Assad has used chlorine gas in his war since that agreement. He has kept facilities. And he has kept chemical weapons he should have given up.
Do read this all, but this is the best part:
Over a more than 40-year period, most of Syria’s old chemical stocks of precursors became worthless for military purposes, but still toxic. The Syrians never bothered to invest in capabilities to denature the toxins, so they just piled up. We essentially have played the role of hazmat garbage collectors, paying out of our own pocket to get rid of all this useless stuff—hundreds of tons of it—but leaving the newer and better materials off the books and in regime hands (possibly now in Latakia province). The result is that while the effort marginally reduces the danger of Islamist crazies getting their hands on the precursors, it has absolutely zero effect on the Syrian chemical war order of battle.
Yeah, who could have seen any problems with this agreement? Garfinkle was right to warn about the agreement. Few enough did.
Surely not the worst Secretary of State in living memory or his boss--who would surely be the best secretary of state if you asked him, eh?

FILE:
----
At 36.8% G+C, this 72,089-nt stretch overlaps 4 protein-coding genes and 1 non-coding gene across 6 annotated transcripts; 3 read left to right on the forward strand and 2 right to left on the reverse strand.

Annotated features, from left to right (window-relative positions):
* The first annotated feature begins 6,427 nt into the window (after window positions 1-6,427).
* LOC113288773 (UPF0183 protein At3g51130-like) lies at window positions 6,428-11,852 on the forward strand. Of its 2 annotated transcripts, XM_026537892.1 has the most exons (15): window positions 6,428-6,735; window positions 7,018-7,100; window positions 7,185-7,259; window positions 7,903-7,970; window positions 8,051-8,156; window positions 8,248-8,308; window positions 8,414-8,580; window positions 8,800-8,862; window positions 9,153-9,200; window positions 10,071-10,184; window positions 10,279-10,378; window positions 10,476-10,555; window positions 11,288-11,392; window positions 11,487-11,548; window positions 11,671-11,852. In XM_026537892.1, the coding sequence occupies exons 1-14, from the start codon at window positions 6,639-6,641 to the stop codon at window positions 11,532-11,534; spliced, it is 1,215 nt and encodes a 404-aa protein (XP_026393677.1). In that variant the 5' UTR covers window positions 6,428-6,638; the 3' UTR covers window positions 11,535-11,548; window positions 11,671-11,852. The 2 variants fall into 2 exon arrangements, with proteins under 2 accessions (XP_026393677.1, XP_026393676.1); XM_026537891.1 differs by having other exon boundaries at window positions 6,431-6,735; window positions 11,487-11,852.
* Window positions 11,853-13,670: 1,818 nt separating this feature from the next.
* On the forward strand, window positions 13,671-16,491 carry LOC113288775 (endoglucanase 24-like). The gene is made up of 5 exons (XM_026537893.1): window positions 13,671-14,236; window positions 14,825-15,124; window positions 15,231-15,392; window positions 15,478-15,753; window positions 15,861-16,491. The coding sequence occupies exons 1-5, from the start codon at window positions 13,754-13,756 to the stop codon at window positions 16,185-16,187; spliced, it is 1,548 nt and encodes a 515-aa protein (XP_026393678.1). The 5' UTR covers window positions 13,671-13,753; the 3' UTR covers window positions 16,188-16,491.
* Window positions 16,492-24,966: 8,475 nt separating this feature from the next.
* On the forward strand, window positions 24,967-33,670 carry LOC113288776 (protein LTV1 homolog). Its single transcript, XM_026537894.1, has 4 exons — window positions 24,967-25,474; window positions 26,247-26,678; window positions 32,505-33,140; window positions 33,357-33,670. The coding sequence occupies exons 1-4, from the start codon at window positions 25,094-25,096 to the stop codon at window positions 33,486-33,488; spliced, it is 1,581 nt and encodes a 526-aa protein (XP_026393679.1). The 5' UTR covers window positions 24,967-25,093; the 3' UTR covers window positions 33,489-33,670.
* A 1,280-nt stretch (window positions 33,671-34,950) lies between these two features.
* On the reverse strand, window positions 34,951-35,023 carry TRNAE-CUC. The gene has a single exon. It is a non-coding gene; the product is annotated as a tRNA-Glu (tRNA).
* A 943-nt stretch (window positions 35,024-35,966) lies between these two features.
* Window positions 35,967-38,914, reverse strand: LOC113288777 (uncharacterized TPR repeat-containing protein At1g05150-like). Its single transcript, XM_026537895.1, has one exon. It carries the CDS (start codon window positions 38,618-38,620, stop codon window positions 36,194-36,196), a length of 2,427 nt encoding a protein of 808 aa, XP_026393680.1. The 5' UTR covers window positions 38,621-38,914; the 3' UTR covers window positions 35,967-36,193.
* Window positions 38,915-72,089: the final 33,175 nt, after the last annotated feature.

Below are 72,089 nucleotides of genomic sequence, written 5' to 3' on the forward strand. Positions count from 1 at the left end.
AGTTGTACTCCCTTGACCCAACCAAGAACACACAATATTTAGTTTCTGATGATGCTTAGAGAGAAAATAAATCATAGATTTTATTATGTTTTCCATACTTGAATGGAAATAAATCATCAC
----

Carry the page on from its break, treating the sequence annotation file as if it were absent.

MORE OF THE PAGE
This, as Garfinkle writes, is what we got from our smart diplomacy that eschews doing stupid stuff:
On several occasions the President and his Secretary of State lauded the achievements of the chemical weapons deal with Syria, via Russia. It suited them to do so because it has tended to erase, or at least to blur, the unnerving memory of the infamous “non-strike” event in Syria. It allows the narrative that the threat to use force, even in “an incredibly small” way, to recall Kerry’s madcap remark at the time, resulted in a diplomatic achievement via arms control with real security policy benefits. It did not. It resulted in the U.S. government’s backing down on account of being successfully lied to and hoodwinked by a small cabal of weaker parties; the only security policy benefits accrued to our enemies.
It's not the stupid stuff this administration does that unnerves me as much as it is their absolute certitude that they are the smart guys in the room.
But I'm sure we'll do much better when it comes to Iran's nuclear weapons, materials, and facilities. Right?
As an aside, I've long regretted that I didn't note (or perhaps I've forgotten that I did) that in regard to Iraq under Saddam, large stockpiles of chemical weapons were counter-productive since they deteriorated too rapidly to store for long.
During the Iran-Iraq War, Iraq would make the chemical agents and fill shells shortly before use. In reality, to have a chemical weapons capability, Saddam needed the ability to produce chemical weapons with the need for only a small stockpile to bridge the gap between immediate need and production starting.